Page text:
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MAC_LOMAC(4)		 BSD Kernel Interfaces Manual		  MAC_LOMAC(4)

     mac_lomac -- Low-watermark	Mandatory Access Control data integrity	policy

     To	compile	LOMAC into your	kernel,	place the following lines in your ker-
     nel configuration file:

	   options MAC
	   options MAC_LOMAC

     Alternately, to load the LOMAC module at boot time, place the following
     line in your kernel configuration file:

	   options MAC

     and in loader.conf(5):


     The mac_lomac policy module implements the	LOMAC integrity	model, which
     protects the integrity of system objects and subjects by means of an in-
     formation flow policy coupled with	the subject demotion via floating la-
     bels.  In LOMAC, all system subjects and objects are assigned integrity
     labels, made up of	one or more hierarchical grades, depending on the
     their types.  Together, these label elements permit all labels to be
     placed in a partial order,	with information flow protections and demotion
     decisions based on	a dominance operator describing	the order.  The	hier-
     archal grade field	or fields are expressed	as a value between 0 and
     65535, with higher	values reflecting higher integrity.

     Three special label component values exist:

	   Label    Comparison
	   low	    dominated by all other labels
	   equal    equal to all other labels
	   high	    dominates all other	labels

     The "high"	label is assigned to system objects which affect the integrity
     of	the system as a	whole.	The "equal" label may be used to indicate that
     a particular subject or object is exempt from the LOMAC protections.  For
     example, a	label of "lomac/equal(equal-equal)" might be used on a subject
     which is to be used to administratively relabel anything on the system.

     Almost all	system objects are tagged with a single, active	label element,
     reflecting	the integrity of the object, or	integrity of the data con-
     tained in the object.  File system	objects	may contain an additional aux-
     iliary label which	determines the inherited integrity level for new files
     created in	a directory or the alternate label assumed by the subject upon
     execution of an executable.  In general, objects labels are represented
     in	the following form:


     For example:


     Subject labels consist of three label elements: a single (active) label,
     as	well as	a range	of available labels.  This range is represented	using
     two ordered LOMAC label elements, and when	set on a process, permits the
     process to	change its active label	to any label of	greater	or equal in-
     tegrity to	the low	end of the range, and lesser or	equal integrity	to the
     high end of the range.  In	general, subject labels	are represented	in the
     following form:


     Modification of objects is	restricted to access via the following compar-

	   subject::higrade >= target-object::grade

     Modification of subjects is the same, as the target subject's single
     grade is the only element taken into comparison.

     Demotion of a subject occurs when the following comparison	is true:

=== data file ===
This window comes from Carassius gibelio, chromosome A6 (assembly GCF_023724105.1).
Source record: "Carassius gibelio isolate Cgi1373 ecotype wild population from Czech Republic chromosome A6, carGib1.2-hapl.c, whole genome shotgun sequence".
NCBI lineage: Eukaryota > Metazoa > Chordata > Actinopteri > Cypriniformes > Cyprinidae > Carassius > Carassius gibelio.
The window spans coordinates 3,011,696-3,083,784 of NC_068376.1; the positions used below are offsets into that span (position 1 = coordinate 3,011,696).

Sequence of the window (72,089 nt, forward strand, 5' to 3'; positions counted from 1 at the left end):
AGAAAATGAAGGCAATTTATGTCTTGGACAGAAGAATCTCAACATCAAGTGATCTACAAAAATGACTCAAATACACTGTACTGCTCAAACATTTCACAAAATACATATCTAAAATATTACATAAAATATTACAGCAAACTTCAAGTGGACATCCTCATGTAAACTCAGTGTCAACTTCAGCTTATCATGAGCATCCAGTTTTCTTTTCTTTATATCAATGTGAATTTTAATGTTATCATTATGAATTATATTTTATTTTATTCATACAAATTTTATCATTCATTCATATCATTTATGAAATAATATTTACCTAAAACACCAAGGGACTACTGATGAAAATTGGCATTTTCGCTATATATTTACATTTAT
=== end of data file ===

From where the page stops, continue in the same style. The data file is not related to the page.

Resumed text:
subject::singlegrade	> object::grade

     When demotion occurs, the subject's singlegrade and higrade are reduced
     to	the object's grade, as well as the lograde if necessary.  When the de-
     motion occurs, in addition	to the permission of the subject being re-
     duced, shared mmap(2) objects which it has	opened in its memory space may
     be	revoked	according to the following sysctl(3) variables:

     o	 security.mac.lomac.revocation_enabled
     o	 security.mac.enforce_vm
     o	 security.mac.mmap_revocation
     o	 security.mac.mmap_revocation_via_cow

     Upon execution of a file, if the executable has an	auxiliary label, and
     that label	is within the current range of lograde-higrade,	it will	be as-
     sumed by the subject immediately.	After this, demotion is	performed just
     as	with any other read operation, with the	executable as the target.
     Through the use of	auxiliary labels, programs may be initially executed
     at	a lower	effective integrity level, while retaining the ability to
     raise it again.

     These rules prevent subjects of lower integrity from influencing the be-
     havior of higher integrity	subjects by preventing the flow	of informa-
     tion, and hence control, from allowing low	integrity subjects to modify
     either a high integrity object or high integrity subjects acting on those
     objects.  LOMAC integrity policies	may be appropriate in a	number of en-
     vironments, both from the perspective of preventing corruption of the op-
     erating system, and corruption of user data if marked as higher integrity
     than the attacker.

     The LOMAC security	model is quite similar to that of mac_biba(4) and
     mac_mls(4)	in various ways.  More background information on this can be
     found in their respective man pages.

     mmap(2), sysctl(3), mac(4), mac_biba(4), mac_bsdextended(4),
     mac_ifoff(4), mac_mls(4), mac_none(4), mac_partition(4), mac_portacl(4),
     mac_seeotheruids(4), mac_test(4), mac(9)

     The mac_lomac policy module first appeared	in FreeBSD 5.0 and was devel-
     oped by the TrustedBSD Project.

     This software was contributed to the FreeBSD Project by Network Asso-
     ciates Labs, the Security Research	Division of Network Associates Inc.
     under DARPA/SPAWAR	contract N66001-01-C-8035 ("CBOSS"), as	part of	the
     DARPA CHATS research program.

BSD			       February	25, 2012			   BSD


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